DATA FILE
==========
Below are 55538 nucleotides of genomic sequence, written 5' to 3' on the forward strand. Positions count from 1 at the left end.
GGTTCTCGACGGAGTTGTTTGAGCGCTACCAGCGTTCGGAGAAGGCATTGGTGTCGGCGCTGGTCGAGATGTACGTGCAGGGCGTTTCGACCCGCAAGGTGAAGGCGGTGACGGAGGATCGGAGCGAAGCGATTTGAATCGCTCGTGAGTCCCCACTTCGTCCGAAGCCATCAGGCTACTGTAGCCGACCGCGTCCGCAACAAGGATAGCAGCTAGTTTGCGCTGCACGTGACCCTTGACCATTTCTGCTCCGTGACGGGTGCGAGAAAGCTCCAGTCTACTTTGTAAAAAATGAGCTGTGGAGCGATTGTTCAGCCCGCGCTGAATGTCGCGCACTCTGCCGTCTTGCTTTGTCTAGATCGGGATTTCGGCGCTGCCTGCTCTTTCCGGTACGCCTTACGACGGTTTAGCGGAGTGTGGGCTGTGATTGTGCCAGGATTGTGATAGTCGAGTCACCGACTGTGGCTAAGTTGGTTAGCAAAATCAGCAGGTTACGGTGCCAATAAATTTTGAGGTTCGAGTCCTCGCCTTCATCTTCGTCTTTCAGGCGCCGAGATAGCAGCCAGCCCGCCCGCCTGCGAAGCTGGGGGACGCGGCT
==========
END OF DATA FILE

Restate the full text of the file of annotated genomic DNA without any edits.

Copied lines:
Below are 55538 nucleotides of genomic sequence, written 5' to 3' on the forward strand. Positions count from 1 at the left end.
GGTTCTCGACGGAGTTGTTTGAGCGCTACCAGCGTTCGGAGAAGGCATTGGTGTCGGCGCTGGTCGAGATGTACGTGCAGGGCGTTTCGACCCGCAAGGTGAAGGCGGTGACGGAGGATCGGAGCGAAGCGATTTGAATCGCTCGTGAGTCCCCACTTCGTCCGAAGCCATCAGGCTACTGTAGCCGACCGCGTCCGCAACAAGGATAGCAGCTAGTTTGCGCTGCACGTGACCCTTGACCATTTCTGCTCCGTGACGGGTGCGAGAAAGCTCCAGTCTACTTTGTAAAAAATGAGCTGTGGAGCGATTGTTCAGCCCGCGCTGAATGTCGCGCACTCTGCCGTCTTGCTTTGTCTAGATCGGGATTTCGGCGCTGCCTGCTCTTTCCGGTACGCCTTACGACGGTTTAGCGGAGTGTGGGCTGTGATTGTGCCAGGATTGTGATAGTCGAGTCACCGACTGTGGCTAAGTTGGTTAGCAAAATCAGCAGGTTACGGTGCCAATAAATTTTGAGGTTCGAGTCCTCGCCTTCATCTTCGTCTTTCAGGCGCCGAGATAGCAGCCAGCCCGCCCGCCTGCGAAGCTGGGGGACGCGGCT